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Smartflash v. Apple

Representative Claim

3. A data access terminal for retrieving data from a data supplier and providing the retrieved data to a data carrier, the terminal comprising:

a first interface for communicating with the data supplier;
a data carrier interface for interfacing with the data carrier;
a program store storing code; and
a processor coupled to the first interface, the data carrier interface, and the program store for implementing the stored code, the code comprising:

code to read payment data from the data carrier and to forward the payment data to a payment validation system;
code to receive payment validation data from the payment validation system;
code responsive to the payment validation data to retrieve data from the data supplier and to write the retrieved data into the data carrier; and
code responsive to the payment validation data to receive at least one access rule from the data supplier and to write the at least one access rule into the data carrier, the at least one access rule specifying at least one condition for accessing the retrieved data written into the data carrier, the at least one condition being dependent upon the amount of payment associated with the payment data forwarded to the payment validation system.

13. A data access terminal according to claim 3 integrated with a mobile communication device, a personal computer, an audio/video player, and/or a cable or satellite television interface device.

Posture:

Appeal from the United States District Court for the Eastern District of Texas (Case No.: 6:13-cv-00447)

Abstract Idea: Yes

At step one of the Alice/Mayo framework, the Federal Circuit agreed with the district court’s determination that the claims on appeal are directed to the abstract idea of “conditioning and controlling access to data based on payment.”  Following the analysis of Enfish, LLC v. Microsoft Corp., 822 F.3d 1327, 1335-36 (Fed. Cir. 2016), the Federal Circuit determined that the claims do not represent “an improvement of computer functionality,” but rather “invoke computers merely as tools to execute fundamental economic practices.”

Something More: No

In its analysis under step two of the Alice/Mayo framework, the Federal Circuit diverged from the district court’s determination “that the claims are patent-eligible because they purportedly recite specific ways of managing access to digital content data based on payment validation through storage and retrieval of use status data and use rules in distinct memory types to the text of the note and evaluating the use data according to the use rules.”  Here, the Federal Circuit characterized the “computer activities” recited in the claims as “routine,” and therefore “insufficient for conferring patent eligibility.”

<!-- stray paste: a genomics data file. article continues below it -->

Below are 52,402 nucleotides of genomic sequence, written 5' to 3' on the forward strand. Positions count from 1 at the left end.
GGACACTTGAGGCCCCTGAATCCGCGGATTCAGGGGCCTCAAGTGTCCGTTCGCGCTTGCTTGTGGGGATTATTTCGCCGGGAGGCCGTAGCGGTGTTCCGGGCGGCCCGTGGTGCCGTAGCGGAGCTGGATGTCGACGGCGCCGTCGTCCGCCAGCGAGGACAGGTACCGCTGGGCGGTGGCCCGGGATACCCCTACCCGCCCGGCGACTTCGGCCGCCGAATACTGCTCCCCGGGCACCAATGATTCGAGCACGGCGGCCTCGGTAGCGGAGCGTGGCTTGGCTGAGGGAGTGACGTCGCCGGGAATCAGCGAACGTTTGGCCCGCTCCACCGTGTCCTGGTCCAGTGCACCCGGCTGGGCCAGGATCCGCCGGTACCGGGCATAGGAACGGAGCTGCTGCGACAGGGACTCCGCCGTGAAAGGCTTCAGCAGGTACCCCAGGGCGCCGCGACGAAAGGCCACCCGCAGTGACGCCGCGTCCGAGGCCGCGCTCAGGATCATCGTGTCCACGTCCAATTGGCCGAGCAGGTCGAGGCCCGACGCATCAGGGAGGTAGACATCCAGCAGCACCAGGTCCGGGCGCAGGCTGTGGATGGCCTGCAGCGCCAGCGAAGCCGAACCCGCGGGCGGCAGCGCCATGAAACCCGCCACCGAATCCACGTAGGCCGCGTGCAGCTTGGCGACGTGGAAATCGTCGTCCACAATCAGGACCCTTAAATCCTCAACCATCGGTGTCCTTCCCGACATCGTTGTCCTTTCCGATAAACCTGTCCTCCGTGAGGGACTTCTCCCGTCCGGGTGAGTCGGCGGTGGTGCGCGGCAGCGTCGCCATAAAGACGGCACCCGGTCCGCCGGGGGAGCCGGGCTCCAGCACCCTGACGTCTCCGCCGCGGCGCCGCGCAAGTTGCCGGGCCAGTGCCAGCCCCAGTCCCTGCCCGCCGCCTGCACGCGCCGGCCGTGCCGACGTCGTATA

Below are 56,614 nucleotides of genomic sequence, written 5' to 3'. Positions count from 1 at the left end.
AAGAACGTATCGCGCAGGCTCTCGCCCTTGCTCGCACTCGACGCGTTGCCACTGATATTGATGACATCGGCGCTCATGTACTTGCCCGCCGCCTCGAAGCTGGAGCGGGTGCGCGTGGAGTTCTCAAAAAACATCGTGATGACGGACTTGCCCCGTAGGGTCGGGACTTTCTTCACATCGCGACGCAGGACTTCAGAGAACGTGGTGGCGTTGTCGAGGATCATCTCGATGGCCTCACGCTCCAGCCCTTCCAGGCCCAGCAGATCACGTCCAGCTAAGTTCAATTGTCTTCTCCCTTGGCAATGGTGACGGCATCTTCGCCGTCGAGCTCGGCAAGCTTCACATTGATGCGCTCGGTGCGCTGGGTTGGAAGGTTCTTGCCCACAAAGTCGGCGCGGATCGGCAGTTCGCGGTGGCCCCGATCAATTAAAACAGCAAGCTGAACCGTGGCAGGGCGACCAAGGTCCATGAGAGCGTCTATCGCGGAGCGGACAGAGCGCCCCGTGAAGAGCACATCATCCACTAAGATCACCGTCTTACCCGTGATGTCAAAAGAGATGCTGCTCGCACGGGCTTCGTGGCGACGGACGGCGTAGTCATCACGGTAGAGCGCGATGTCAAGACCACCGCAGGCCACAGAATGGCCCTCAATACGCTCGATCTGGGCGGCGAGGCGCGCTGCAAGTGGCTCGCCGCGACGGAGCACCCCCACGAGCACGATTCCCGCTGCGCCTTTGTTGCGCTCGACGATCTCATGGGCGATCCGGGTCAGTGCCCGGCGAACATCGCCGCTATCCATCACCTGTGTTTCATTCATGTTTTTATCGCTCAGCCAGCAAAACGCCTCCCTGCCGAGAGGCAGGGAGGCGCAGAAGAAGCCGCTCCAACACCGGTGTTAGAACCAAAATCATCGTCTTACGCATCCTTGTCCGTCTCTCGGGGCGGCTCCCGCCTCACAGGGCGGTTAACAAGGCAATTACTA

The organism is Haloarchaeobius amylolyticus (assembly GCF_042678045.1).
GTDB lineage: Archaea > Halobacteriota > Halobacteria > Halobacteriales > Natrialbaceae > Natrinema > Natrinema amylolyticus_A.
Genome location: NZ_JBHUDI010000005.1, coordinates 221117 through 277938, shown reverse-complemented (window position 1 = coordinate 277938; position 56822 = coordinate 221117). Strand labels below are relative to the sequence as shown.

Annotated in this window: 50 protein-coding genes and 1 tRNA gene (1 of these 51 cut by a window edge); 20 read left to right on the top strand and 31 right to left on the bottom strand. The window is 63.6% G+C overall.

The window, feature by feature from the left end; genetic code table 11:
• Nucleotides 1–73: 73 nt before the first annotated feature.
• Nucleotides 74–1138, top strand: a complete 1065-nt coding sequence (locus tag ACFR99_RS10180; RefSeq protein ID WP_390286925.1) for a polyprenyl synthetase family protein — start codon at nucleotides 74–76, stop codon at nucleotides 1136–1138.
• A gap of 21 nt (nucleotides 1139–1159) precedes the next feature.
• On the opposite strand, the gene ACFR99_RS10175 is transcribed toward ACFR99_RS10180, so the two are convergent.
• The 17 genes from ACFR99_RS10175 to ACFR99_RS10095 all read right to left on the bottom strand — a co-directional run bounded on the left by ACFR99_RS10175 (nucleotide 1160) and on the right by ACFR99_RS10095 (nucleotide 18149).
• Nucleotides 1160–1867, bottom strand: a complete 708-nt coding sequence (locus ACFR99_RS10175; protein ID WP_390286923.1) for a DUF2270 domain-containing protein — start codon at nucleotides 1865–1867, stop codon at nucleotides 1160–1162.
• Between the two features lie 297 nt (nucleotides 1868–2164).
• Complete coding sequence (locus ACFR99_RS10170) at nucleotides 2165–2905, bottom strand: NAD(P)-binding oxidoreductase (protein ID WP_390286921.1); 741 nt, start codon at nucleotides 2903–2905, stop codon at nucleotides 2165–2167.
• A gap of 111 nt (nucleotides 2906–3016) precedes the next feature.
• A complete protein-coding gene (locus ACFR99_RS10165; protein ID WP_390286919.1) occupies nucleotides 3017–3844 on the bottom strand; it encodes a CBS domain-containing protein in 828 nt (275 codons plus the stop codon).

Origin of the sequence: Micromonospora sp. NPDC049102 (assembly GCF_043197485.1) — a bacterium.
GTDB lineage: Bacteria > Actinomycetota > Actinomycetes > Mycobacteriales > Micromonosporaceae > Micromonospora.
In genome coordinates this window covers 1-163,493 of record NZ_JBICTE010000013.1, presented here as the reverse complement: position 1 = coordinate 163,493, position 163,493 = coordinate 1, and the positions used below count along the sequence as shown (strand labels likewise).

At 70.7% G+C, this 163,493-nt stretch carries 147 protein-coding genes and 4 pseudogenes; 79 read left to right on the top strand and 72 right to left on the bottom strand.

The Federal Circuit went on to analogize the claims on appeal to those at issue in Ultramercial, Inc. v. Hulu, LLC, 772 F.3d 709, 716 (Fed. Cir. 2014), stating: “Smart-flash’s asserted claims recite reading, receiving, and responding to payment validation data and, based upon the amount of payment, and access rules, allowing access to multimedia content. This is precisely the type of Internet activity that we found ineligible in Ultramercial.”

Arguments by the appellee/patent owner that the claims “reflect specific technical choices that provide distinct advantages over alternatives” were dismissed as immaterial, as the Federal Circuit distinguished the test for eligibility from considerations based on the prior art.  On this point, the Federal Circuit said:

“’[P]rovid[ing] a distinct advantage over alternatives’ is not the test for eligibility. Instead, the test is whether the claims recite an ‘inventive concept sufficient to ‘transform’ the nature of the claim’ into an eligible application. Alice, 134 S. Ct. at 2355 (quoting Mayo, 132 S. Ct. at 1298, 1297).”